Then he began to scold the cities where he had done his greatest miracles because they didn’t change their hearts and lives. “How terrible it will be for you, Chorazin! How terrible it will be for you, Bethsaida! For if the miracles done among you had been done in Tyre and Sidon, they would have changed their hearts and lives and put on funeral clothes and ashes a long time ago. But I say to you that Tyre and Sidon will be better off on Judgment Day than you. And you, Capernaum, will you be honored by being raised up to heaven? No, you will be thrown down to the place of the dead. After all, if the miracles that were done among you had been done in Sodom, it would still be here today. But I say to you that it will be better for the land of Sodom on the Judgment Day than it will be for you” (Matthew 11:20-24, Common English Bible).
This is one of those places where Jesus has some tough words for his listeners. Jesus’ listeners would have very well known what became of Sodom and Gomorrah (if you are unfamiliar with the story read Genesis 19). And, here Jesus is saying it would be better for Sodom, a city entirely destroyed because of how terribly they sinned, than it would be for Capernaum at Judgement Day! Those are some scary words that at least to this point, seem to have little impact.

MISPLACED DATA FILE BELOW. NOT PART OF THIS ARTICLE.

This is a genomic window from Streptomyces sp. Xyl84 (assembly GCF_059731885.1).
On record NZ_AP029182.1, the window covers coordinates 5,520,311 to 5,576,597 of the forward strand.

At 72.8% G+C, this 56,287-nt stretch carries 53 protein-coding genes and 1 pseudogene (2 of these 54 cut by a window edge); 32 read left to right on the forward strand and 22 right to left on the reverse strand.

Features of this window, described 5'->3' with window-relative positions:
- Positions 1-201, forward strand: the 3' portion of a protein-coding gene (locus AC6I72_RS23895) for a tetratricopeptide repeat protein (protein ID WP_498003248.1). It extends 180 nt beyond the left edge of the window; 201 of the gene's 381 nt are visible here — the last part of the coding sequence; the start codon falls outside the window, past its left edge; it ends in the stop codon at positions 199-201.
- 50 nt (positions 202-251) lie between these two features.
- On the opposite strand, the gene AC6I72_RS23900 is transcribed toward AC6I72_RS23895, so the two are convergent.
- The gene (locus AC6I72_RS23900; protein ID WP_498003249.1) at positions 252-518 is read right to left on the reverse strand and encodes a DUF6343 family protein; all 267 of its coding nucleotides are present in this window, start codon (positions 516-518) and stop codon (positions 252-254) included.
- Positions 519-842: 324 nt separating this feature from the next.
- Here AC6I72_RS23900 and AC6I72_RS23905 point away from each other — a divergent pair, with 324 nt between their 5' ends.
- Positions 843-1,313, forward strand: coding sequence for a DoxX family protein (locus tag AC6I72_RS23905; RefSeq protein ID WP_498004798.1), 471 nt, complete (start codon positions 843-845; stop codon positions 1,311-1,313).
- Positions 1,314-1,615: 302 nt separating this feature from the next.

So what is the big deal? With all that Jesus was doing in and around Capernaum and Bethsaida, with all the miracles they saw performed, they just took the miracles for granted. They didn’t seem impressed by what they saw Jesus do. They were used to having Jesus around and doing things. To my way of thinking, what it really amounted to is: Yawn, “It’s no big deal. We’ve seen it before. There is more where that came from. Sure, Jesus brought a little girl back to life (see Matthew 9:18-26), but he did it once, he can do it again.
Is it really any different for us? In American society today, we take God’s provision for granted. So much of the time we take what God does and what God gives and think we did it ourselves. Even if the event is beyond our own capabilities, it was fate, we just lucked out. We might even say that God was looking out for us, but all too often it changes nothing about how we are living our lives.
I’ve often wondered, after Jesus’ little lecture here, if the folks in Bethsaida, Chorazin and Capernaum changed their ways. There might have been a slight change but I tend to think that because of the human condition, there was little long-term change.
The same is often true for us. We know what Jesus has done. We know what the Holy Spirit does. When we really think about it, we are thankful but it doesn’t take too much time until we are slipping back into old habits.
Perhaps what we really need is another miracle, a miracle that will help us to remain faithful and thankful for what God has done for us.
How would you pray for God to help you to be more faithful?
Have a blessed day in the Lord.
Joy, Peace and Thanksgiving,
Copyright 2017, J. Keith Broyles, All Rights Reserved